Ayanda Sishi-Wigzell: The GNU will struggle in the next administration

The 7th administration announced by President Ramaphosa on Sunday night has to put aside their lust for power and control, hurry up and get to work on some of the real problems that plague us, writes Ayanda Sishi-Wigzell.

The 7th administration announced by President Ramaphosa on Sunday night has to put aside their lust for power and control, hurry up and get to work on some of the real problems that plague us, writes Ayanda Sishi-Wigzell.

Published Jul 1, 2024


Ayanda Sishi-Wigzell

Fighting over meat while there is no water.

Every day, when I wake up, I usually don’t have water. Sometimes, if I’m lucky, the water is back by midday.

While I write this, I still don’t have water, but this time at least the reason is clear: much-needed maintenance from Rand Water.

So, when my commissioning editor asked me to write about the impending cabinet announcement by President Cyril Ramaphosa, I won’t lie to you, I struggled to care.

And I didn’t even vote either. “How dare you?” some of you ask, I’m sure. “This is the future of our country!” I’ve heard it all, but please allow me to point out a few things.

While the political elite squabble over the carcass of the zebra that is our cabinet and management positions in government, dealing out positions like prime cuts of meat, I read this morning that a woman was shot and killed on a Metrobus while on her way to work.

As the Democratic Alliance practises the hypocrisy of “Politics 101” in wanting cadre deployment of Directors-General while sending the ANC to court for the same thing, NPOs in Gauteng are on the verge of closing down because the Gauteng Department of Social Development has not been paid their funding.

It’s true that the cabinet of our country is of great importance, but this 7th administration has a lot more to deal with than who will get which cabinet position. So, they had better put aside their lust for power and control, hurry up and get to work on some of the real problems that plague us.

The Electorate won

In the chaos of this new GNU, we must at least be thankful that the true faces of some political parties are being revealed. Let’s start with the DA.

I can’t lie and say that I expected any kind of decisive leadership, and dare I say decency, from those leading the negotiations for the DA.

Racism scandals aside, when we look at their abysmal record of coalition government at a local level, we should all be terrified. Helen Zille needs to be ideologically flexible, accept that her party only received 21.8% of the vote, and therefore must act accordingly because we can’t allow the revolving door of mayors to happen at a national government level.

With a voter turnout of 58,64% what we can glean from the electorate is that they don’t trust a single party with an outright majority.

This means that no one political party has the right to demand positions like they have the right to speak on behalf of the electorate.

They simply don’t. They need to humble themselves and realise that it is not about them but about us, the people.

The ANC needs to remember why they have lost their majority. We all remember the tragedy that was Life Esidimeni and how that could have been avoided.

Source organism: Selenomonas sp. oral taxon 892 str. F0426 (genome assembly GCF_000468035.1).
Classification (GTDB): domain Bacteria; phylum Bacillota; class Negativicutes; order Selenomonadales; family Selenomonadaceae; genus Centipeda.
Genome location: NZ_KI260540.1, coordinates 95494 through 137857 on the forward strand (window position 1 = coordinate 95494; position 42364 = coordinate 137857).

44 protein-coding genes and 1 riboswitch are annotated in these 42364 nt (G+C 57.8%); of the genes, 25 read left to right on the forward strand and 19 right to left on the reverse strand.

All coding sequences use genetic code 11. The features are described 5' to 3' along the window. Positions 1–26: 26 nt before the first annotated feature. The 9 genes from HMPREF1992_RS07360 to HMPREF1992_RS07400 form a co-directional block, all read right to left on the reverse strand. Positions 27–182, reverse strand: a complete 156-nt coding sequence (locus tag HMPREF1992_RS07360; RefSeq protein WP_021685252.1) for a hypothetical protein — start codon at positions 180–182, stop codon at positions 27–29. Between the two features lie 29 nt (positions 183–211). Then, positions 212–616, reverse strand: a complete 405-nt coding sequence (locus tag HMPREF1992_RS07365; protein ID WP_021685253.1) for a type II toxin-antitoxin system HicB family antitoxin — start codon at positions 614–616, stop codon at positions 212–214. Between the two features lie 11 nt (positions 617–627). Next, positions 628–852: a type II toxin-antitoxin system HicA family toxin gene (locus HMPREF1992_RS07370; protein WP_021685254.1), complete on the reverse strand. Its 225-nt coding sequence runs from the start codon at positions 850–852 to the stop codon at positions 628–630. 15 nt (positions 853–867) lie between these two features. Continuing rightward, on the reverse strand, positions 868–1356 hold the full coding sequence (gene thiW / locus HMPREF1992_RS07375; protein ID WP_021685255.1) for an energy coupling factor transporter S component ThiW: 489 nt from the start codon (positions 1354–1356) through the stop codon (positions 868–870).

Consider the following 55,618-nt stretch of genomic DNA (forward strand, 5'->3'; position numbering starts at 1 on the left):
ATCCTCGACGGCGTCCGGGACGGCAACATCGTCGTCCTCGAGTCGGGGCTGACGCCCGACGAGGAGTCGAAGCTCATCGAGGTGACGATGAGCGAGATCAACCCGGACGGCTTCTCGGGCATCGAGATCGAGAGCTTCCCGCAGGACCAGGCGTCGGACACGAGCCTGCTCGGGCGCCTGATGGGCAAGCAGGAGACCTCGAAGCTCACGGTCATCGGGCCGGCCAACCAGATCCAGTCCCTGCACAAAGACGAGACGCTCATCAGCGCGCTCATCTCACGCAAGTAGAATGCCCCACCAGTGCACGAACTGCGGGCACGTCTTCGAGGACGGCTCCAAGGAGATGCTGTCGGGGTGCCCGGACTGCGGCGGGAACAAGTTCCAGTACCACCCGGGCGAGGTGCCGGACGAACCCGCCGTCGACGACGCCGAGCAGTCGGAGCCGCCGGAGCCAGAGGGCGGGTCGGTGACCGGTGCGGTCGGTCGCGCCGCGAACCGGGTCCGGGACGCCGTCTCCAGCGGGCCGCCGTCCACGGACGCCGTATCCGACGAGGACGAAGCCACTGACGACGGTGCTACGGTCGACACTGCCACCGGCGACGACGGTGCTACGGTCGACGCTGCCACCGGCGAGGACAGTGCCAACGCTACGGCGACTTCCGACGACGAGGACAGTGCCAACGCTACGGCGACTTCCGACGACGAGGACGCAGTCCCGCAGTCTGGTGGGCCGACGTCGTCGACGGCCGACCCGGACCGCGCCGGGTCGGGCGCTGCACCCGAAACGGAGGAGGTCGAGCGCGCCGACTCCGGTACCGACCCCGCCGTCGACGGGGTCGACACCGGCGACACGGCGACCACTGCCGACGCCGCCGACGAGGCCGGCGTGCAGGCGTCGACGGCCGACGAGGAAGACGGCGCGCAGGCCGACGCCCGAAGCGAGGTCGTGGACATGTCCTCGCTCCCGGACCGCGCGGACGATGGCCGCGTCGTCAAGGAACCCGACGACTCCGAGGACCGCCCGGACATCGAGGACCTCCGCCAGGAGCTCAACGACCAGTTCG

It looks like the Gauteng Province, this time headed by the PR-hungry Panyaza Lesufi, has not learned the lessons from that tragedy and loss of life, because in Gauteng, there is currently no cabinet because of the fighting for positions and power.

While the negotiations are taking place behind closed doors, one wonders if the fact that, according to Statistics South Africa, unemployment currently sits at 32,9% is truly a priority for these power-mongers.

Youth Unemployment is currently at 45,5%. Our education system is seriously lopsided.

Most young people don’t get the opportunity to study and further their education so that they can get better jobs. It is harder for women to get an education than it is for men in this country.

I wonder if these factors are included in the negotiation talks for positions of power, considering it is youth month.

International Issues

The next administration is going to have to deal with a whole new world order.

The levelling of Gaza has shown the world that some seek to protect their interests, no matter the harm and destruction it brings to the people of Palestine and the supposed rule of international law.

South Africa is rightfully fighting for the people of Palestine in the International Court of Justice and that has placed a target on our backs that will be happily exploited by bad faith actors both in and out of the country.

We also cannot forget that other genocides are happening in Sudan and the Democratic Republic of Congo and need to be addressed by the African Union and South Africa.

Africa’s minerals are being exploited and there is a deafening silence from complicit nations, and this means that we as a continent don’t have a choice but to fight for our future together as Africans.

Abroad and at home, making a living y is becoming harder and the burden is growing on those who are working, to take care of more family members who have lost their jobs.

The world is moving in a scary direction and some countries see international law as mere suggestions.

World leaders need to decide if they want to let it all burn or if they want to invest in our future by making the bold changes that need to be made. We don’t know where we are heading and we need to make sure we have a strong, decisive and compassionate government that puts its people and those who are living within her borders first rather than engaging in a feeding frenzy for power.

*** Ayanda Sishi-Wigzell is a social & political commentator, and a radio host.

** The views expressed do not necessarily reflect the views of IOL or Independent Media.

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